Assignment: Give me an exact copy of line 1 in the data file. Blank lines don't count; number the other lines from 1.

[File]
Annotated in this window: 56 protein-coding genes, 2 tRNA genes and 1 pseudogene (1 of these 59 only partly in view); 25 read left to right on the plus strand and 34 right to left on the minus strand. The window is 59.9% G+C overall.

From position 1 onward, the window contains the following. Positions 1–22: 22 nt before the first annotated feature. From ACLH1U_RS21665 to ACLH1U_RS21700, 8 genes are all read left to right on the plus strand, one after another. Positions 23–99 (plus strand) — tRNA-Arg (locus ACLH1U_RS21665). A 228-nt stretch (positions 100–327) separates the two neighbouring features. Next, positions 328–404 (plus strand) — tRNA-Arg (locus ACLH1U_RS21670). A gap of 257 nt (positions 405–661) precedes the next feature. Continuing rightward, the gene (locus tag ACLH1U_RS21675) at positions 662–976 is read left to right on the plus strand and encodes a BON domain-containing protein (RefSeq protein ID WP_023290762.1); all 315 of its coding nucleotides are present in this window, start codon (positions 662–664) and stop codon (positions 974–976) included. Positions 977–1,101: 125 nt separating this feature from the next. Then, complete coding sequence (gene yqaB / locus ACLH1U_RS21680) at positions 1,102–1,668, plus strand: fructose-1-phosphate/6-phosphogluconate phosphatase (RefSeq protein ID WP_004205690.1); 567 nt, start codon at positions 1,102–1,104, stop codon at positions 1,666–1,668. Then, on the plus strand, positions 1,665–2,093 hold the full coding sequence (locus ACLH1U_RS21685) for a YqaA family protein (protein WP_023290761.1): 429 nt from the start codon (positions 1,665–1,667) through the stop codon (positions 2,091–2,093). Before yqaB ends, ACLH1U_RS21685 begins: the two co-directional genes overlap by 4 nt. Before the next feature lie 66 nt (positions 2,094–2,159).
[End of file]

Annotated in this window: 56 protein-coding genes, 2 tRNA genes and 1 pseudogene (1 of these 59 only partly in view); 25 read left to right on the plus strand and 34 right to left on the minus strand. The window is 59.9% G+C overall.